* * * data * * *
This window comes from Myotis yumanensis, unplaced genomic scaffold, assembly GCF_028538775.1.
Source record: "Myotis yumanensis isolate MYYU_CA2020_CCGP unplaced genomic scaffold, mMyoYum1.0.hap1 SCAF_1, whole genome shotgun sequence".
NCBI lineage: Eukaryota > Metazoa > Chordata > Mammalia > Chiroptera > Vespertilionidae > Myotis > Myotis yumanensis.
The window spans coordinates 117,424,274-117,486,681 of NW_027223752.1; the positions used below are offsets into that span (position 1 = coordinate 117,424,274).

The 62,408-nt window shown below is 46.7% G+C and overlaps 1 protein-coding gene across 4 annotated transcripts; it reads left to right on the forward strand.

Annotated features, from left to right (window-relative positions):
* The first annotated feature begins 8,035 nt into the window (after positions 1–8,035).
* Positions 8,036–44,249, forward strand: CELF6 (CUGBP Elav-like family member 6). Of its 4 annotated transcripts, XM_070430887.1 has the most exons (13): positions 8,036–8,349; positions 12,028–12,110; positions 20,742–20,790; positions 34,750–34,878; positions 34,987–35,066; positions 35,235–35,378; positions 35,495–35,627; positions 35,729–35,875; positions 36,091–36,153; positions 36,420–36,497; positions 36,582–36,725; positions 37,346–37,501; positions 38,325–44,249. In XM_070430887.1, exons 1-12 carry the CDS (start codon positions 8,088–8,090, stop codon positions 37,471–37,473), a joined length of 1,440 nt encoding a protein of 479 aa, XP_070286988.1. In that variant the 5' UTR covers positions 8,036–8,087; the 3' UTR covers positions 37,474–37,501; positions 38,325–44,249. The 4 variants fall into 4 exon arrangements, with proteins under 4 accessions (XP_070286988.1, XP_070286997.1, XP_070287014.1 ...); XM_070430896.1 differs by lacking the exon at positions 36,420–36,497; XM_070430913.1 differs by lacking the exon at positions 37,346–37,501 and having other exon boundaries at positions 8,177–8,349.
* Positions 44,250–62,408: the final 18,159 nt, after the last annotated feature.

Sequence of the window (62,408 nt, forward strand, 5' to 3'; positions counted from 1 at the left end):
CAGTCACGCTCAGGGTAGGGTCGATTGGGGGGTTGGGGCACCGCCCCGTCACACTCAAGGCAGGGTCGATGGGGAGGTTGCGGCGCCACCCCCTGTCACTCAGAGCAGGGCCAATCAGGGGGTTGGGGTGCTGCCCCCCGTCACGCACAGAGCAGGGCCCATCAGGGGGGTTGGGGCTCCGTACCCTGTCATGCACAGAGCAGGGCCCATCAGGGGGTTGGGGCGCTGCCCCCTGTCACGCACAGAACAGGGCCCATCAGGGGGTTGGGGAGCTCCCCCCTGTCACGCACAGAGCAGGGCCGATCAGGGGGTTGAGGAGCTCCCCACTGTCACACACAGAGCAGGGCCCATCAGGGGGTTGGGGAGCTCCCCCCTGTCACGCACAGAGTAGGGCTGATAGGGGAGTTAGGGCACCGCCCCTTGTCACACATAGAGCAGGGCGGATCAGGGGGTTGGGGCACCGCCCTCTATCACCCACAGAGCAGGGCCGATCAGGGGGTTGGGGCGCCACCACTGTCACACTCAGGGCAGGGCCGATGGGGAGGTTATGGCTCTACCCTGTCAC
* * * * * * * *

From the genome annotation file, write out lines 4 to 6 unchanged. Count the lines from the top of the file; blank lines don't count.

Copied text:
The window spans coordinates 117,424,274-117,486,681 of NW_027223752.1; the positions used below are offsets into that span (position 1 = coordinate 117,424,274).

The 62,408-nt window shown below is 46.7% G+C and overlaps 1 protein-coding gene across 4 annotated transcripts; it reads left to right on the forward strand.

Annotated features, from left to right (window-relative positions):